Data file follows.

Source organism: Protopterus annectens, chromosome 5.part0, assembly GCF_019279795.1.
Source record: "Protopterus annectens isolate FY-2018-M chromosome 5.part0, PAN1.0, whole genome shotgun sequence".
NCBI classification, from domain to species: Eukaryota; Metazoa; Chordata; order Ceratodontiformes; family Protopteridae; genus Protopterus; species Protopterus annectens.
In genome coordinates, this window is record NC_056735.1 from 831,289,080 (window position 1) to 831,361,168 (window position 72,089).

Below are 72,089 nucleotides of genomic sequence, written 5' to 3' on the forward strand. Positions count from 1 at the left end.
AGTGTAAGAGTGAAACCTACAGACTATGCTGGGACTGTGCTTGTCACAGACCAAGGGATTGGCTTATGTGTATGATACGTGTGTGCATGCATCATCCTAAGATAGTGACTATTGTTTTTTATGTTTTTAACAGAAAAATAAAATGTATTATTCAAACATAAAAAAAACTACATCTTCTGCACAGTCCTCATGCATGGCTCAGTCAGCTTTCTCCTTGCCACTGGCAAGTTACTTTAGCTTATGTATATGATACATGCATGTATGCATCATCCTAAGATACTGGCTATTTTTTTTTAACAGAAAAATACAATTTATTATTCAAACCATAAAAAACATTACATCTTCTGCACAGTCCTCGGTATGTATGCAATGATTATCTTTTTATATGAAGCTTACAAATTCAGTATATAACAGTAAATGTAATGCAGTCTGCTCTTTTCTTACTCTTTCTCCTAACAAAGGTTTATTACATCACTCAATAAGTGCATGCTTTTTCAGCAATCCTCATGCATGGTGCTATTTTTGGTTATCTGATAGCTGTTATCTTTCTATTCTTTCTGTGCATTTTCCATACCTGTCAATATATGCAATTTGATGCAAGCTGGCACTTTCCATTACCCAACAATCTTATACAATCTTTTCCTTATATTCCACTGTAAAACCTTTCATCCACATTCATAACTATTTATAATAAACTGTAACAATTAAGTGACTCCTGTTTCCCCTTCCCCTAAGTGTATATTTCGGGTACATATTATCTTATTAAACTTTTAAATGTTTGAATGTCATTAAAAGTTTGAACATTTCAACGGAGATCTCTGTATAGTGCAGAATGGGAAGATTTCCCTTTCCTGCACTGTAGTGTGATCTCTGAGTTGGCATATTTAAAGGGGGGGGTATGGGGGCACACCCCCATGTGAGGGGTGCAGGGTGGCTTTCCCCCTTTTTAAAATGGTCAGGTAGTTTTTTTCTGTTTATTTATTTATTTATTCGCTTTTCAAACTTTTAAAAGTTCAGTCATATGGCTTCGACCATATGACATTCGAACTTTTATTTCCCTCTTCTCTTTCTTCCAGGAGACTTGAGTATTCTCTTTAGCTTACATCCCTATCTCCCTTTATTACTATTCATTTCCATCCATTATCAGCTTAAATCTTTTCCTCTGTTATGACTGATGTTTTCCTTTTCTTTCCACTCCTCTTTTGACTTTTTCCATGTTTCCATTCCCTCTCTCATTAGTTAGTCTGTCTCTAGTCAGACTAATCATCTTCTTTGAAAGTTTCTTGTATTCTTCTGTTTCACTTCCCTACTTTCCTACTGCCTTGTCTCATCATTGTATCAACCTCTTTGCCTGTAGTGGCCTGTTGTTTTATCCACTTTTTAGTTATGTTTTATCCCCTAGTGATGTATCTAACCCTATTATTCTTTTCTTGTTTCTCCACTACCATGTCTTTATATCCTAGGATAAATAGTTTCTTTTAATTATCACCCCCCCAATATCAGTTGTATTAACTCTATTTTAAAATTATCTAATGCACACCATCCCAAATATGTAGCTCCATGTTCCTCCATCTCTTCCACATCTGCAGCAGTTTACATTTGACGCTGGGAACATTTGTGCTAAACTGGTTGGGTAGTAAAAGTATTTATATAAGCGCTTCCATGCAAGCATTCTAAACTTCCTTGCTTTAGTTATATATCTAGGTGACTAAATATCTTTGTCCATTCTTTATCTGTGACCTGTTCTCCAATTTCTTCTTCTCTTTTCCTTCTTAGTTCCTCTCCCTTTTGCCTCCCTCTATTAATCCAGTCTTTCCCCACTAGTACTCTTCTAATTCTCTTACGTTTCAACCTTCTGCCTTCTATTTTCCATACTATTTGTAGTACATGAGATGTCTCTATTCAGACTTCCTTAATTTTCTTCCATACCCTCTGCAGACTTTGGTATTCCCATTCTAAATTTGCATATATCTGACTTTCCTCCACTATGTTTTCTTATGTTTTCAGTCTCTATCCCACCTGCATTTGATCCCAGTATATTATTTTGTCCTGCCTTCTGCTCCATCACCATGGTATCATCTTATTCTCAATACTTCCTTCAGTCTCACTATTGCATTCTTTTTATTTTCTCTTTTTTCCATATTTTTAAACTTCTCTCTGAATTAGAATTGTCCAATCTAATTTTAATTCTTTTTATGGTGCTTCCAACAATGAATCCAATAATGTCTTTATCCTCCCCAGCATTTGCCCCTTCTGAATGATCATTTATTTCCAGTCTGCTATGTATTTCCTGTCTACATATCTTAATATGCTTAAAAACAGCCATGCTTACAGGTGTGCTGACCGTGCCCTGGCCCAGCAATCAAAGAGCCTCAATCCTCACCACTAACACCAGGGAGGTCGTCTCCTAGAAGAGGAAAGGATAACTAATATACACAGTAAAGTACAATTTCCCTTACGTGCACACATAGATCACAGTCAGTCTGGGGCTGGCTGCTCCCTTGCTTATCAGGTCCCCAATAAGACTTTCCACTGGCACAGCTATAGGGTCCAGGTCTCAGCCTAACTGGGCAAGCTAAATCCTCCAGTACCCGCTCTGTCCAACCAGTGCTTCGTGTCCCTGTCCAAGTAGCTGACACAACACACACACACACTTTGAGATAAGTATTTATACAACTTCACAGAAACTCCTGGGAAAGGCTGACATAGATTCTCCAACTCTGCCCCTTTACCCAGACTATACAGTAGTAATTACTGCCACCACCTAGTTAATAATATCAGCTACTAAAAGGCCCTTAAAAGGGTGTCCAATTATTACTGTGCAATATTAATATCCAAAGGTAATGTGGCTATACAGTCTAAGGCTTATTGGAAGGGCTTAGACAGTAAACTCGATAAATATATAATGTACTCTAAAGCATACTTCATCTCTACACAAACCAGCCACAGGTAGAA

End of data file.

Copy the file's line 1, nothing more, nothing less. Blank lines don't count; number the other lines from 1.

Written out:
Source organism: Protopterus annectens, chromosome 5.part0, assembly GCF_019279795.1.